When school and work collide – a winning combination

SACO – The first week of school is nearly finished and as tired as I might be, I’m encouraged and excited about my classes and my new students. For the first time in a long time, I am teaching something that I held near and dear for many years, computer programming.

As I have been heard to say on the first day of classes, most of my working life, I was not a teacher. I owned a small data processing and software firm that, amongst other things, provided proprietary and customized software solutions to banks and credit unions across the country.

Many of those solutions and services included software of one form or another that sprang to life out of the systems housed in our office. I loved the creativity, the problem solving and the look on our customer’s face when we provide the right product for the right business problem.

Now fast forward more than a decade. for the most part I have been teaching English (really, storytelling) to high school students and helping them see the beauty and majesty of well written tale. Along the way, I’ve indulged myself and written more than a few stories.

This past year, there was an opening in our department for someone to teach introductory and intermediate programming principles. I volunteered.

Now, I alternate between teaching English and technology. I couldn’t be happier and to tell the truth, both sides of my brain seem to like the complementary curriculum.

But back to my students. My programming classes are a mixture of students ages 14-18. Some are still trying to figure out what it means to be in high school and some are counting the minutes until they can leave and as they say, “start life.”

A few of them have been exposed to programming, but many of them are not sure what to expect. All they see to know is that for some reason it helps to be a good math student or problem solver.

Well after the first week, I’ve taught them that Java is not just a slang term for coffee and that the first words for many programmers are, “Hello, World.” I have even mentioned to them that yes, it is grammatically correct to put the comma after the word hello.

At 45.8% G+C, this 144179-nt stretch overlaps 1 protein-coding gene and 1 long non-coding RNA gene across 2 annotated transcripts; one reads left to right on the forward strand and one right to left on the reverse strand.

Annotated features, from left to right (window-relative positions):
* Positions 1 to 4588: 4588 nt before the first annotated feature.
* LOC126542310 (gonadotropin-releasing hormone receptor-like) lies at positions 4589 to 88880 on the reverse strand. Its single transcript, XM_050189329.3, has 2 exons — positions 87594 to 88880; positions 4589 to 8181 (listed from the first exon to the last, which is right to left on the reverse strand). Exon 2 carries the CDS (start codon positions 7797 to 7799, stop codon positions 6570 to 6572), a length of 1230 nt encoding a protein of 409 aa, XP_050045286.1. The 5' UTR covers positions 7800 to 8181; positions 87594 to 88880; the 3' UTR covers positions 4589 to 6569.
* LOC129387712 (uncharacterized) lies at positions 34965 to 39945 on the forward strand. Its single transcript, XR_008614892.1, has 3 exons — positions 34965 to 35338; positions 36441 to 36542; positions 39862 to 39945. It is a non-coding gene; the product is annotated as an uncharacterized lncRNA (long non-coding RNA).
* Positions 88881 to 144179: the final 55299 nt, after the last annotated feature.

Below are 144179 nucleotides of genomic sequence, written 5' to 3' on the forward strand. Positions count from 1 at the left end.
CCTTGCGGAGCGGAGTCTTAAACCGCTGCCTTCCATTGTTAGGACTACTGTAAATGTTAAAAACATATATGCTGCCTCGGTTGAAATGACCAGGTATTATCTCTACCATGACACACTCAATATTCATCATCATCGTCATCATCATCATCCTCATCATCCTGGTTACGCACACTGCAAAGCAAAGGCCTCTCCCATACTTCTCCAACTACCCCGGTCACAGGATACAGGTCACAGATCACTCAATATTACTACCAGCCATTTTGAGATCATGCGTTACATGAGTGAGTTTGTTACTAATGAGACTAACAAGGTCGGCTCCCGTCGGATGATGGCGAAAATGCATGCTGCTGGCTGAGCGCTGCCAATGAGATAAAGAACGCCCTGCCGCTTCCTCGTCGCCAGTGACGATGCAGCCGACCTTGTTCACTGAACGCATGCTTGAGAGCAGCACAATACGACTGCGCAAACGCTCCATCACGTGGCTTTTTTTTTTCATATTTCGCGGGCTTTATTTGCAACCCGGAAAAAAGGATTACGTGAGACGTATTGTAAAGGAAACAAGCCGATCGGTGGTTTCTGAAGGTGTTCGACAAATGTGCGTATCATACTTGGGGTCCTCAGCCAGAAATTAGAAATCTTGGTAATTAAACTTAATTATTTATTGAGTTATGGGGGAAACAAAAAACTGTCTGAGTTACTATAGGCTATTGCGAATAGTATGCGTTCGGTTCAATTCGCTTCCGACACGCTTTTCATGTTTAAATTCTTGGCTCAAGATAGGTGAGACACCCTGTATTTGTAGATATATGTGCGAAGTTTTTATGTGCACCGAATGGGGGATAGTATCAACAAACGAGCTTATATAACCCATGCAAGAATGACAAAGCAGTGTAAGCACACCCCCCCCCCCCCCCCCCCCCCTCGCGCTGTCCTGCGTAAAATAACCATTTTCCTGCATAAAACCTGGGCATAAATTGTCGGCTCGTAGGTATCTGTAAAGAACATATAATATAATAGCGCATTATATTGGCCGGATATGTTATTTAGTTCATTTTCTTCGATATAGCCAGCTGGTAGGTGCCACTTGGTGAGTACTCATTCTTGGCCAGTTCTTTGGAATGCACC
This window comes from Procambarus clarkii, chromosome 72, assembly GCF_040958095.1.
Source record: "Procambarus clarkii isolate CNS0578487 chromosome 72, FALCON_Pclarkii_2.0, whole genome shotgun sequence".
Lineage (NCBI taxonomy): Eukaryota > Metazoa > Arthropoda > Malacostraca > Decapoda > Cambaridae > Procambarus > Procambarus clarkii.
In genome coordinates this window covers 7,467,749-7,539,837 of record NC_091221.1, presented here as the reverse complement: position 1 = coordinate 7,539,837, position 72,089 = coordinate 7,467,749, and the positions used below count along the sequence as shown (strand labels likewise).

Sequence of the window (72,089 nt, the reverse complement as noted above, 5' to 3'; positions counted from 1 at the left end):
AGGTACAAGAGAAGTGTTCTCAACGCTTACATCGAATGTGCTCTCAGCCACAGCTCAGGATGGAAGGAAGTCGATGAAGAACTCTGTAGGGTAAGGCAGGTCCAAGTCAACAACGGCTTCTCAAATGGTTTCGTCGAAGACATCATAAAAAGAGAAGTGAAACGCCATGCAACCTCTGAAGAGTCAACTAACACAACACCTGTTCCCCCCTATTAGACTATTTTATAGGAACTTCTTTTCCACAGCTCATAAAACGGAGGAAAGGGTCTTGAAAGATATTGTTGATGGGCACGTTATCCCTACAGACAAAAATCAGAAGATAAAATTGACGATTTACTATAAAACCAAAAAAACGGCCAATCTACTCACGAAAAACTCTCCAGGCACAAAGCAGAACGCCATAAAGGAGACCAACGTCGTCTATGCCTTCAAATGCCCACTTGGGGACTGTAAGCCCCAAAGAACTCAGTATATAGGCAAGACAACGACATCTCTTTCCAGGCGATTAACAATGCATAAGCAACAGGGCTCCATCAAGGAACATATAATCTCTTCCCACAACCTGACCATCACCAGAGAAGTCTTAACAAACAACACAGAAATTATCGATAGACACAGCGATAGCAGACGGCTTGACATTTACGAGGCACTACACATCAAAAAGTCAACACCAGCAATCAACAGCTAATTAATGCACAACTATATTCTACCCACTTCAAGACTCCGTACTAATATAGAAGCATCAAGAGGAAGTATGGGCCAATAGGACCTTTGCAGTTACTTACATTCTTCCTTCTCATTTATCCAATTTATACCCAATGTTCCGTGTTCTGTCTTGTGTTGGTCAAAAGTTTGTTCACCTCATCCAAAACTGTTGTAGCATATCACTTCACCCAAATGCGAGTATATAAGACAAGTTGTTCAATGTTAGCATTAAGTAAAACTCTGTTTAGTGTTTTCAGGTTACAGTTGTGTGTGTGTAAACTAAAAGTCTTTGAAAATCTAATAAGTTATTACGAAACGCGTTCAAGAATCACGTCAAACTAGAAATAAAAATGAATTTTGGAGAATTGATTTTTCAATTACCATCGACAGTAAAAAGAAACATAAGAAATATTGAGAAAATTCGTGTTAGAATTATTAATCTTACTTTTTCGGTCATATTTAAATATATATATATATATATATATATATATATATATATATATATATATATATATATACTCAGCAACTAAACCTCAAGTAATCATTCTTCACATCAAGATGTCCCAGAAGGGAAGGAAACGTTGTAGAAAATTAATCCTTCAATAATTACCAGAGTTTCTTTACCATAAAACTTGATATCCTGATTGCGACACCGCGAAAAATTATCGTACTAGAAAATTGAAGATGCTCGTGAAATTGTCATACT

Next  week, I hope to teach them how to make the computers ask them questions and how to make the computers store their responses. With any kind of luck, they will also learn how to a write a snippet of code (don’t you just love that word – snippet) that causes the computer to make the right decision based on those answers.

I think our class time will be divided into two distinct parts. The first part of class is discussion, review, and direct instruction. The second part is dedicated lab time (we are fortunate and have an Apple desktop for each student in the class).

This is the part of class I enjoy the most. I get to walk from student to student and help them with their coding projects, and through this direct contact, I get to know them better.

Today, I had to smile when one of the students, a junior boy, left the room and I heard him talking to one of his friends from across the hall. He said, “I didn’t know what this would be, but it’s pretty cool. I think I’m gonna like it.”

So far, so good, but it has only been a few days.

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David Arenstam

About David Arenstam

Originally from away, but here to stay - Maine is my home and I love writing stories about the people and places from my end of the state. I am a teacher and writer and my first novel, "Homecoming: A Soldier's Story of Loyalty, Courage, and Redemption" is available now at www.BrysonTaylorPublishing.com